You may get your first inkling of these differences while preparing for your journey to the USVI, as the airline representative explains that you cannot  check a box when traveling to St Thomas because it is an international  flight; boxes are only permitted on domestic  flights. As this is your first brush with your new island’s somewhat ambiguous status in relation to the mainland, you’ll be passed through four different customer service representatives, none of whom have a satisfactory explanation for why this flight is considered international. “You don’t even need a passport,” you explain, helpfully. You will be put on hold for a very long time.

The most obvious difference you’ll notice as you disembark on island (gleefully skipping past Immigration, unburdened by that pesky passport!), is that we “keep left” here in the VI, the only US territory with the distinction of driving on the left side of the road. This will be a particular challenge, as they were handing out shots of rum as you departed the airport. Careening towards your new apartment – driving on the left, in a car built for the right – you’ll be baffled as to why the road signs say “gade” where you’d expect them to say “street”. No matter – you’ll eventually arrive at your new apartment, miraculously unscathed – time to enjoy some celebratory rum!

You will quickly realize that the Tourism Department’s “No Passport Required for US Citizens!” announcement should really include the caveat, “…unless you plan to live here.” You will be turned away at both the bank and the post office as punishment for arriving in the USVI without that little blue book. You will return to the post office the next day and find a less grumpy employee who kindly sets you up with a PO Box after you hand over your lease, a paystub, and a blood sample.

Similar persistence with the bank will not pay off. Resign yourself to the fact that all of your banking will be done in your husband’s name; he will need to sign every check you write until you can get your hands on that passport you were convinced you did not need. It is very expensive to live here – he will be signing a lot of checks. Luckily, the passport office will expedite your passport processing for a fee. Less luckily, you will call six weeks later to ask where your passport is and be told it was not processed as expedited. (It should go without saying that the US Passport Office will be unable to help you recover your passport expediting fee.)

As you realize traversing the mountainous roads of your new island exposes you to near-death situations on a daily basis, you’ll try procuring yourself some life insurance from a mainland company and endure the barrage of additional questions they ask of those applicants who “reside internationally”. Patiently explain that you live in an unincorporated territory of the United States, for goodness sake! The company will tell you that this does not count. Completing the telephonic questionnaire for “international applicants” will take three hours, as your phone keeps picking up on the cell tower from the nearby British Virgin Islands and dropping your call.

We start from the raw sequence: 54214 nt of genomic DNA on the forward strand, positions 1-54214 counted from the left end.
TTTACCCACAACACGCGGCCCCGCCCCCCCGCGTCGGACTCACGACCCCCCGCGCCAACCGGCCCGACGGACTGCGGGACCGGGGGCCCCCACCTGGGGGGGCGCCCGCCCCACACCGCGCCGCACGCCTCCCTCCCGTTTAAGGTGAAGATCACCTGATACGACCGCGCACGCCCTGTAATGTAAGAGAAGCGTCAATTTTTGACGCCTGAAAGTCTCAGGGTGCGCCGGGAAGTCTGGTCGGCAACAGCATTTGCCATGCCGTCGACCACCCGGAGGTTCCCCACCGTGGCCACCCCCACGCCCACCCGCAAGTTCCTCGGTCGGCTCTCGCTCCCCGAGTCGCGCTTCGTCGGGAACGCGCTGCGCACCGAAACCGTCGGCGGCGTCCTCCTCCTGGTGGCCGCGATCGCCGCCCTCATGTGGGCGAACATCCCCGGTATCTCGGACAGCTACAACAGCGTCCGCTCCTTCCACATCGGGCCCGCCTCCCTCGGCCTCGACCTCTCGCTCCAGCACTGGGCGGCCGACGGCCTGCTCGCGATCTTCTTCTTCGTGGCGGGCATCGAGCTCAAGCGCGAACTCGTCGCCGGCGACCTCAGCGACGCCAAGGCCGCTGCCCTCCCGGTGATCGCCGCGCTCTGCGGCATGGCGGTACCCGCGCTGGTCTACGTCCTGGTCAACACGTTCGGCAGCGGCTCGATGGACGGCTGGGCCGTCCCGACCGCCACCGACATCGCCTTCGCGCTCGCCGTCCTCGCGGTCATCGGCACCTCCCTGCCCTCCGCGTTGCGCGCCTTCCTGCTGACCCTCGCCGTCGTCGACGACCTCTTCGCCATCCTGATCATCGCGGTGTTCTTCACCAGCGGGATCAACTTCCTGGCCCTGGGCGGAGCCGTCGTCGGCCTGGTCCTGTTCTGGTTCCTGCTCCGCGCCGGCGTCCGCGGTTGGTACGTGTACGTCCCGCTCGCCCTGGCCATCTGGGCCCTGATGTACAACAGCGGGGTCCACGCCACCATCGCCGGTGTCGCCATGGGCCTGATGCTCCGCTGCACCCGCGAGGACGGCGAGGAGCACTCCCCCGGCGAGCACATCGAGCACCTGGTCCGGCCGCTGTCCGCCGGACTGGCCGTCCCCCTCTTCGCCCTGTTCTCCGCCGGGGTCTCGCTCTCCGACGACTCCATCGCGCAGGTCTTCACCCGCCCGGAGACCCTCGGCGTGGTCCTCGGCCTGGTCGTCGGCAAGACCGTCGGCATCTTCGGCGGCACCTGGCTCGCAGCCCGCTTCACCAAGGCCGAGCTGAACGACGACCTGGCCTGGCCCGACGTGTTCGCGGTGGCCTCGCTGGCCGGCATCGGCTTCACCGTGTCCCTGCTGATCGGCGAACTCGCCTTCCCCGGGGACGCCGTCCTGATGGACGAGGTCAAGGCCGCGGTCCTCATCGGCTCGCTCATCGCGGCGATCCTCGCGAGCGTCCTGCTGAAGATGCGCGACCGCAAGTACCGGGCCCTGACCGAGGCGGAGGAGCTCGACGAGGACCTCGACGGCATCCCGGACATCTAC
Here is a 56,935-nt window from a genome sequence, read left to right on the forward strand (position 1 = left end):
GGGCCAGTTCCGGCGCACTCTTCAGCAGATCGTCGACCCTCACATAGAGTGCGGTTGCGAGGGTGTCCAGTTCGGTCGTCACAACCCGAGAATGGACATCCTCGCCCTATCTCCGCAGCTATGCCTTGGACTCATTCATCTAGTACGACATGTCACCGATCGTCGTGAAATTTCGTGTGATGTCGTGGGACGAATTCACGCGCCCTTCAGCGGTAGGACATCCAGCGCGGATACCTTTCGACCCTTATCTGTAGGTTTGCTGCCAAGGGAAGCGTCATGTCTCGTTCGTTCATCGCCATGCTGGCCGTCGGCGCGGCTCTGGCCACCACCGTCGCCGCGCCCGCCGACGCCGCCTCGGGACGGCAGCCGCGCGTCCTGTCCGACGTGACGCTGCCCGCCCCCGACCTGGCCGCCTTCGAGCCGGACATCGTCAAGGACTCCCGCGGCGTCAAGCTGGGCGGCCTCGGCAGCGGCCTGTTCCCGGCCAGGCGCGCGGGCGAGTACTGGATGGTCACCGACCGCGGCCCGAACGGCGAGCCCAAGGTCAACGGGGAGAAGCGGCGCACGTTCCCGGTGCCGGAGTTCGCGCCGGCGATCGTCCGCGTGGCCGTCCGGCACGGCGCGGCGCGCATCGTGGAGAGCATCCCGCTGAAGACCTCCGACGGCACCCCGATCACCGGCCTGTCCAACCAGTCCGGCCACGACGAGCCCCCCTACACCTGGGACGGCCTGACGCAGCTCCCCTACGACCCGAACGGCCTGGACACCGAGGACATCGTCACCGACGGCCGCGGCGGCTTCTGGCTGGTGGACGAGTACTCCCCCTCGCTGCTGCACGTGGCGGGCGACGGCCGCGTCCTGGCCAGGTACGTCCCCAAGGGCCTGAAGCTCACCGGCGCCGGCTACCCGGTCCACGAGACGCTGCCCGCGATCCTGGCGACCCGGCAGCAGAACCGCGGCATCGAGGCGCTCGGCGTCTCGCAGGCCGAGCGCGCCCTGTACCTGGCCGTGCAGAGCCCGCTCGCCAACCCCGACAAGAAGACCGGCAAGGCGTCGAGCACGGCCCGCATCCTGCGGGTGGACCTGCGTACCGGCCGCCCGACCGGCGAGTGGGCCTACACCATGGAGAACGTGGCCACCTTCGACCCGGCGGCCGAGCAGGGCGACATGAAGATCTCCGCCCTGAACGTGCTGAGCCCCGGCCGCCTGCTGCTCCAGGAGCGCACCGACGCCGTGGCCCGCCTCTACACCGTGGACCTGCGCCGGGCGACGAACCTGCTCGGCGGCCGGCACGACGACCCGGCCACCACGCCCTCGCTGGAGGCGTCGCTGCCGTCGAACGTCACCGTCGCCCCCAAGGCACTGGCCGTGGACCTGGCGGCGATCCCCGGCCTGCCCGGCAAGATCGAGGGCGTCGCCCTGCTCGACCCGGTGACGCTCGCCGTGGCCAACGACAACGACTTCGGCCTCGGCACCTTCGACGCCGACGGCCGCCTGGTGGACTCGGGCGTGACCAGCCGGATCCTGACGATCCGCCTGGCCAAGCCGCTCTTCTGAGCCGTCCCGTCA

As you arrange to have the rest of your belongings shipped down, you’ll quickly discover that the confusion over the USVI’s status relationship with the USA is nearly universal. The US Post Office will – thank the heavens – operate much the same as the mainland USPS (other than necessitating the rental of a PO Box, as home delivery is impossible without a standardized street address system). But when trying to arrange overnight shipping for an envelope containing a single sheet of paper, you’ll nearly faint as the FedEx representative tells you it will cost over $80. “It’s international shipping,” you’ll be told. Attempts to order a few other necessary items from the internet will similarly fail, as you’ll find many websites lack “VI” as an option in their drop-down menus for shipping locales. You briefly consider calling some of these vendors to inform them of this issue, but elect to dejectedly drink rum instead.

As you make your way back to the airport, sunburned and quite possibly hungover, you may be startled to find yourself being directed to the line for Customs. Your confusion is understandable, as you didn’t go through Customs upon arrival to the USVI – back in the good old days when you still thought you were in the United States. Someone will tell you that this is because the USVI is “outside the Customs’ territory of the United States” and these words will make even less sense to you than “unincorporated territory”. The Customs agent will scowl at you for your lack of passport. “But this is America’s Caribbean!” you’ll say, weakly now, as you make your way to your plane and your adventure on the island with an identity crisis comes to a close.

Landscape of Litter

Landscape of Litter

Soiling Paradise

Every once in awhile I get the notion to create a Virgin Islands nature photo series that includes the litter. Curiously, you don’t see this particular point of view among the postcards, calendars, watercolors, and fine prints already for sale. I suppose this project wouldn’t fall under the category of commercial art. It would be more like my own little PSA campaign.

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Visit our pristine tropical paradise!